In November of last year, the Supreme Court refused to hear two competing appeals of the Court of Appeals. In State of Michigan v. Dept. of Energy (No. 98-225), the Court refused to hear an appeal of the States that the Court of Appeals should have provided additional remedies for DOE’s failure to meet the statutory deadline, including an order to begin waste acceptance. In United States v. Northern States Power Co., (No. 98-384), the Court refused to hear DOE’s appeal of the Court of Appeals’ ruling that its failure to comply was inexcusable. By the Supreme Court’s election, without comment, to not take up these cases, the final Court of Appeals rulings stand.
The short summary of these court decisions is this: DOE is legally obligated to begin taking waste by a now expired deadline, but the Act itself doesn’t yet require specific performance by DOE. The practical result at this time is a deadlock that can only be corrected by Congressional action.
In the recent Court of Federal Claims decision in the Yankee Atomic case, the Court determined that the DOE is liable for monetary damages for its breach of its waste disposal contracts. The only question that remains is the determination of the amount of damages. At least eleven other Court of Claims actions are still pending. If each of these cases results in determinations that the DOE is liable, and the plaintiffs are able to prove their estimates of damages, then the DOE could be liable for several billion dollars. The NARUC’s position on the payments of such damages on program funding and whether any such payments should come out of the Nuclear Waste Fund is outlined in the attached policy resolution: DOE must be prohibited from using the Nuclear Waste Fund or prospective fee collections for paying costs or damages incurred by utilities, ratepayers, and by State and local governments, as a result of DOE’s failure to comply with its obligations. Rather, any costs or damages should be paid out of a Federal judgement fund.
To put it bluntly, it would be an outrage if DOE were able to pay for its damages out of the Nuclear Waste Fund. In effect, it would be requiring the ratepayers to pay for DOE’s failures. Moreover, the statute suggests that the Nuclear Waste Fund cannot be used for anything other storage and disposal activities and not the payment of damages. See, 42 U.S.C. § 10222(d)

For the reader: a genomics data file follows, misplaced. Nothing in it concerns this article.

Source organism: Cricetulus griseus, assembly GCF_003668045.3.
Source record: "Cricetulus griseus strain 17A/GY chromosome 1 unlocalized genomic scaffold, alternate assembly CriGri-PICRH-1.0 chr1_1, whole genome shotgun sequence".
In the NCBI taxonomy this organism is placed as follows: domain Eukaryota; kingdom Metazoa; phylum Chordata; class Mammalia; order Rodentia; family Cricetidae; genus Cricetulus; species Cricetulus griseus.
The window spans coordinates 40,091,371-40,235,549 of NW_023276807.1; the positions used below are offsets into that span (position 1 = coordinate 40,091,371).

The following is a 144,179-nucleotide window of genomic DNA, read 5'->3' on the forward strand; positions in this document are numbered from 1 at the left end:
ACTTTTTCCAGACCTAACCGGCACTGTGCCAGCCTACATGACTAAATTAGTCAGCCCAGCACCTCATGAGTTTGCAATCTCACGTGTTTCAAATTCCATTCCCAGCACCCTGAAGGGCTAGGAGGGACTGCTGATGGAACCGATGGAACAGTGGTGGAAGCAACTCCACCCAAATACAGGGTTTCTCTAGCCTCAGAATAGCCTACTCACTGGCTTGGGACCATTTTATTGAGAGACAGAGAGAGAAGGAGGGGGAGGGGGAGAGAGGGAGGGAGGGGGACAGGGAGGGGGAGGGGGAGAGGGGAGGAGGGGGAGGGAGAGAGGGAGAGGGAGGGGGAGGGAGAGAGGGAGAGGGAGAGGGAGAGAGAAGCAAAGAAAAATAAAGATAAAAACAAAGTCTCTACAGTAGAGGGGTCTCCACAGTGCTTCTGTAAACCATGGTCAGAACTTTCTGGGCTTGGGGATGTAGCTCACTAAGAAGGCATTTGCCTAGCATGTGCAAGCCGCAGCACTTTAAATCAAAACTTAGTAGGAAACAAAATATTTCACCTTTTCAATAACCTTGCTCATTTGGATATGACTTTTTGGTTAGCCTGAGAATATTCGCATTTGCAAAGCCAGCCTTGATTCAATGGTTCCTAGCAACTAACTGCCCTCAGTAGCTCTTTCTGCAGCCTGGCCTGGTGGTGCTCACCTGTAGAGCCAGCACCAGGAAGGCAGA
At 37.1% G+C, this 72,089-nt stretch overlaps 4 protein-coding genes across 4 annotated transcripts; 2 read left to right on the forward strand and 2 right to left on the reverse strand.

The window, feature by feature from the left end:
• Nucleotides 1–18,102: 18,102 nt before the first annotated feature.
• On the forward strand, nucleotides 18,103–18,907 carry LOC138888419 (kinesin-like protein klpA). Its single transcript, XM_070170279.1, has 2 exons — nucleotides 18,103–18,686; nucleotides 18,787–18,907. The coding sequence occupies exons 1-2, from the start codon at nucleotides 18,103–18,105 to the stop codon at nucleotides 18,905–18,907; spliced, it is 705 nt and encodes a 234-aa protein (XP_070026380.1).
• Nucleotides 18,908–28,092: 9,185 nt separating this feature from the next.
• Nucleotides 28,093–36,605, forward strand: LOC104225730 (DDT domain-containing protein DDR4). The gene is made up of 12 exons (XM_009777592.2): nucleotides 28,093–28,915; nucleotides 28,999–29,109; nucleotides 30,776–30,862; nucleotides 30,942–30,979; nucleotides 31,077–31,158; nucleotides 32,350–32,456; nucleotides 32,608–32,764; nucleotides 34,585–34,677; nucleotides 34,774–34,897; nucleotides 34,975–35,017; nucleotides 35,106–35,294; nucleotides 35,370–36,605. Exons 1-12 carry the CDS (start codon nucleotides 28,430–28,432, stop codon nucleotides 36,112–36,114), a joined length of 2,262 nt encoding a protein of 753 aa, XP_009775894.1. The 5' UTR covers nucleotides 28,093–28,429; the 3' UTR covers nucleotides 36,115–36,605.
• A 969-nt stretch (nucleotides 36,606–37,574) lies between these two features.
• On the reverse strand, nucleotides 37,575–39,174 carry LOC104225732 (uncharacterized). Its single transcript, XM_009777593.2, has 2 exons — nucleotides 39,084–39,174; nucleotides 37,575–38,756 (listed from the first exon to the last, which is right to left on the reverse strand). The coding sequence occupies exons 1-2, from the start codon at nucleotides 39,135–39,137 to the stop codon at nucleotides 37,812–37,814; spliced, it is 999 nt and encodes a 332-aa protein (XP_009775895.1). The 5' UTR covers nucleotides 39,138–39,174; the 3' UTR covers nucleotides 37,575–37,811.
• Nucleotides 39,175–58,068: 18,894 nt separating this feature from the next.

It is absolutely critical that the Congress pass legislation to fix the Federal nuclear waste program. The legislation is needed for two overriding reasons: 1) to provide the DOE with clear policy direction to ensure that the Federal Government accepts and disposes of nuclear wastes in a timely and efficient manner, and 2) to stop the hemorrhaging of ratepayers’ money in all facets of the program.
We are not confident in the DOE’s year 2010 projection for taking waste for disposal. That may be a gross understatement. If the DOE were to announce today that they were pushing back the projected opening of the repository to 2020, I’m afraid that we would be suspicious of that date too. This program has been marked by delay after delay. In fact, the strategy of the DOE seems to be one of finding ways to delay taking nuclear waste. Our concerns are not unfounded. In the history of this program, the DOE has met only one deadline, and that, not surprisingly, was the deadline for arranging the contracts with the utilities that began the flow of money from the ratepayers into the Nuclear Waste Fund. The ratepayers have upheld their end of the deal by paying for all of the on-site storage of civilian nuclear waste and by paying more than $15 billion into the Nuclear Waste Fund.
If finding ways to limit the Federal Governments liability is an objective, we have the answer. Get the waste moving to a Federal interim storage site. All of the liability for damages that the Federal Government is currently exposed to comes from the DOE’s non-performance under the law and in the standard contracts. Delay strategies simply make matters worse. Moving the waste is the only honest solution.
In conclusion, it is imperative that Congress enact S. 608 as expeditiously as possible. State regulators who labor to protect consumers from economic exploitation stand ready to work with the Congress, the Department of Energy and all other affected stakeholders to refocus our waste disposal policies. The Nation’s electricity consumers deserve to see progress in a waste disposal program in which they are already hugely invested. At this very late date, we must not once again fail them.
Thank you for your time and attention. I would be pleased to answer any questions you might have.